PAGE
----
The Detroit Lions have immense talent but have fallen short of the playoffs in each of the past two seasons. It will be interesting to see how new coach Jim Caldwell changes the leadership dynamic.
Cincinnati won the AFC North at 11-5 for its third consecutive playoff berth and fourth in five seasons, which it didn't convert into a win yet again. That division is wide open, since the Pittsburgh Steelers and Baltimore Ravens are often among the league's elite but are both coming off 8-8 marks in 2013. With the number of high draft picks the Cleveland Browns have, they could even be on the rise to surprise.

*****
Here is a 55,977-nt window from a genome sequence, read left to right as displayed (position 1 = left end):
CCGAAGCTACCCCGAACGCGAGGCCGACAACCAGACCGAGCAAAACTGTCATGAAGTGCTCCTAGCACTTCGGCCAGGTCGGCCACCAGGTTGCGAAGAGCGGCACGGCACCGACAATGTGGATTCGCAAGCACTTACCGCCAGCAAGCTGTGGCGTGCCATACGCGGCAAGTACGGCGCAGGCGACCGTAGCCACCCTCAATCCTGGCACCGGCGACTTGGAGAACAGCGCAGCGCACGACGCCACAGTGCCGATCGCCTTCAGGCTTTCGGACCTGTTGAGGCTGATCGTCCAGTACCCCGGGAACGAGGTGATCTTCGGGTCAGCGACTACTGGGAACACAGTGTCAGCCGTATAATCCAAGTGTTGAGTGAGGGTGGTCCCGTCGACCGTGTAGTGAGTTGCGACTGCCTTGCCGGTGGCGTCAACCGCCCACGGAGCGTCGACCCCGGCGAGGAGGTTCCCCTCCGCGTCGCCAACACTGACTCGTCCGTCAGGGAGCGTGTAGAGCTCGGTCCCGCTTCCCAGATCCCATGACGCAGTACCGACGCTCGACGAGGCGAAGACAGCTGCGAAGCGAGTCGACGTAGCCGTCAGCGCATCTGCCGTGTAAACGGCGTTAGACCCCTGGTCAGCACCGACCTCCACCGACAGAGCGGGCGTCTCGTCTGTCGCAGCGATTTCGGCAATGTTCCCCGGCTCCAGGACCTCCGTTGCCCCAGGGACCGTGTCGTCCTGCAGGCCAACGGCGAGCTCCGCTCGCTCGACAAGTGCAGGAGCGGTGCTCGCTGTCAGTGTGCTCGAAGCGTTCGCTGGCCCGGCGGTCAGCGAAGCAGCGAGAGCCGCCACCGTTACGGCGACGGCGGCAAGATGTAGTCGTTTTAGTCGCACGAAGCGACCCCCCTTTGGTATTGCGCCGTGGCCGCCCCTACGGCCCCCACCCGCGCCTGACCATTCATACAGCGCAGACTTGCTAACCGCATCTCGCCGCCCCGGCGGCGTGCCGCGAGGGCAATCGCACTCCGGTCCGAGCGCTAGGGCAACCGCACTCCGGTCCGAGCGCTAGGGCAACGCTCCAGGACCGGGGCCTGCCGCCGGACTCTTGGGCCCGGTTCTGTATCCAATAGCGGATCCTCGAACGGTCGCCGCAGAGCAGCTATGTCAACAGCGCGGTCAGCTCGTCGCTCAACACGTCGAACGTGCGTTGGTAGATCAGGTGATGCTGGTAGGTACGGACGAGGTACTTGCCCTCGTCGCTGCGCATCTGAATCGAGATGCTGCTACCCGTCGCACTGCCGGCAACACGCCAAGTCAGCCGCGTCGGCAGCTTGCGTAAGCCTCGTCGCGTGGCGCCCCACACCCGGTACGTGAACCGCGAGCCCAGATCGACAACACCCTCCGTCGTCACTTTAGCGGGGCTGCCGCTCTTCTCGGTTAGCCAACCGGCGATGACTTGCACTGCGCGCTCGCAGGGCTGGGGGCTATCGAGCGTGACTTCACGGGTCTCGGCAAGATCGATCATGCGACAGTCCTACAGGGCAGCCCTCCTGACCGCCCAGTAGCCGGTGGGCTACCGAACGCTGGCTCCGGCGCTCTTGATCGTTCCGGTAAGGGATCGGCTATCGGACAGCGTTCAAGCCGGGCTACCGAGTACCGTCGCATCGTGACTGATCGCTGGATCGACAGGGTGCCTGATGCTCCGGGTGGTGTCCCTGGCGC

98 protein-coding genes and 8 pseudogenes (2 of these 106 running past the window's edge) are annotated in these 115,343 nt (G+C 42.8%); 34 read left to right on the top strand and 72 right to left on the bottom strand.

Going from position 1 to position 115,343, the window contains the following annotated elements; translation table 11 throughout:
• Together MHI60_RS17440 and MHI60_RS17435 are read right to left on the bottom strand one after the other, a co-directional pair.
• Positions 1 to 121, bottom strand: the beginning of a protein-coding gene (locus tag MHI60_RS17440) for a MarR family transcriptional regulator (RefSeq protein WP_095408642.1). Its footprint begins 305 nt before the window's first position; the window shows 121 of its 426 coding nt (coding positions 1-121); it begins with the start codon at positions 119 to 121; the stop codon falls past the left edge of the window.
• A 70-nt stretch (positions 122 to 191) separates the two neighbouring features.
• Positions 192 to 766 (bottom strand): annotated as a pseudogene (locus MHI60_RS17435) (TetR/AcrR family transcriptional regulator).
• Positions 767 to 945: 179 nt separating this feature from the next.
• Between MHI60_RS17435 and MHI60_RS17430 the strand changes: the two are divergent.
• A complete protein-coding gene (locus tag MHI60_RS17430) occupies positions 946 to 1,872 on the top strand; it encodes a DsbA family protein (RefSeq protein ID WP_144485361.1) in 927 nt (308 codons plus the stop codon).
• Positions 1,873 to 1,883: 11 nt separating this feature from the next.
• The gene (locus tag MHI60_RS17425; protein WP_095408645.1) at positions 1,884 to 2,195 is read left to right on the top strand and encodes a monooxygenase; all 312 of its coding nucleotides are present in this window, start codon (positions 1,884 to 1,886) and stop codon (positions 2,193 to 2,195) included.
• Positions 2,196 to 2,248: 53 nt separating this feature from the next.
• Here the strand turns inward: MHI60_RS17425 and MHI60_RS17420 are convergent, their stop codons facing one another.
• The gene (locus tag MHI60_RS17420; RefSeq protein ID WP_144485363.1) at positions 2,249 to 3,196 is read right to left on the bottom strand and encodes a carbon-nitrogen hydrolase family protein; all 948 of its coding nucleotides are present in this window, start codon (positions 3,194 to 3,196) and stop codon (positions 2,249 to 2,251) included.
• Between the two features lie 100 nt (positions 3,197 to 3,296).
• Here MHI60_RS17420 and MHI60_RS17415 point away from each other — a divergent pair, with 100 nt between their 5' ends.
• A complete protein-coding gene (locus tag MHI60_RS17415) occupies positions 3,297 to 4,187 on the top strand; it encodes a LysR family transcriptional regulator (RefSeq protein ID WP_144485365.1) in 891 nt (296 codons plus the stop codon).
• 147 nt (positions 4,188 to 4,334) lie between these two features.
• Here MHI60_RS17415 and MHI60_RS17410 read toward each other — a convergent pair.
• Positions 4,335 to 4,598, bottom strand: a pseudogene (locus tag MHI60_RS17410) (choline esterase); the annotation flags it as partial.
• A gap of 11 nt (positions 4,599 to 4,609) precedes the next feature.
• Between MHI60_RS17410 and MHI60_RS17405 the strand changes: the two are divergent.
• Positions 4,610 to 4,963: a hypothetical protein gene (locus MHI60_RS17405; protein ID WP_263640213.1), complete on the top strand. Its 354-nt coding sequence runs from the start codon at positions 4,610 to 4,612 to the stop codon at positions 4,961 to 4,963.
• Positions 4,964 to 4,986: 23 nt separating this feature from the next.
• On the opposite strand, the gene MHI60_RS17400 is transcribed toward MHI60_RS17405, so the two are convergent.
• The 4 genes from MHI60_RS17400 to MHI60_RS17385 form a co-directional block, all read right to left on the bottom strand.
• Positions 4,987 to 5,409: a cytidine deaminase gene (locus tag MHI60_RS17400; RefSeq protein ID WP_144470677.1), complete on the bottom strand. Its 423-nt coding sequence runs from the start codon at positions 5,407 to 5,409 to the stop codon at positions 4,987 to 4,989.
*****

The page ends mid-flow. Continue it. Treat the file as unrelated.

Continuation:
As an appropriate transition toward the next section, the outlier games on tap for Carolina are against the reigning Super Bowl champion Seattle Seahawks and last year's NFC East winners, the Philadelphia Eagles.
In the 2013 season opener at Bank of America Stadium, the hosting Panthers played the Seahawks tough, but Seattle emerged with a 12-7 victory. The two teams nearly met in the conference title game if not for Carolina falling short to San Francisco.
It should be a physical, smashmouth brand of football when the Seahawks travel to Charlotte again this time around. Seattle QB Russell Wilson threw for 320 yards and a touchdown in last year's Week 1 triumph, but he ran for just seven yards on five carries. Superstar linebacker Luke Kuechly was able to help spy Wilson and discourage him from scrambling, aided by the efforts of exceptional defensive ends Charles Johnson and Greg Hardy applying pressure from the edge.